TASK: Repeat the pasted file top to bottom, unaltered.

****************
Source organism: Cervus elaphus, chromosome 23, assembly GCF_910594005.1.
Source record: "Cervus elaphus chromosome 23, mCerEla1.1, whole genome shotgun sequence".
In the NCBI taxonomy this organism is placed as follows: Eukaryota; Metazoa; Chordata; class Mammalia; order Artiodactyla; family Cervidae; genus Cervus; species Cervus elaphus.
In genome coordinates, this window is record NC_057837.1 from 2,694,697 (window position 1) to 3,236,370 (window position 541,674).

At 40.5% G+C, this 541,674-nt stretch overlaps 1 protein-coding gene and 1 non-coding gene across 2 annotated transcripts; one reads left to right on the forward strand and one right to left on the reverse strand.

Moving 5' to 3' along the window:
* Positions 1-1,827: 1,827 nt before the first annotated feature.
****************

Source organism: Cervus elaphus, chromosome 23, assembly GCF_910594005.1.
Source record: "Cervus elaphus chromosome 23, mCerEla1.1, whole genome shotgun sequence".
In the NCBI taxonomy this organism is placed as follows: Eukaryota; Metazoa; Chordata; class Mammalia; order Artiodactyla; family Cervidae; genus Cervus; species Cervus elaphus.
In genome coordinates, this window is record NC_057837.1 from 2,694,697 (window position 1) to 3,236,370 (window position 541,674).

At 40.5% G+C, this 541,674-nt stretch overlaps 1 protein-coding gene and 1 non-coding gene across 2 annotated transcripts; one reads left to right on the forward strand and one right to left on the reverse strand.

Moving 5' to 3' along the window:
* Positions 1-1,827: 1,827 nt before the first annotated feature.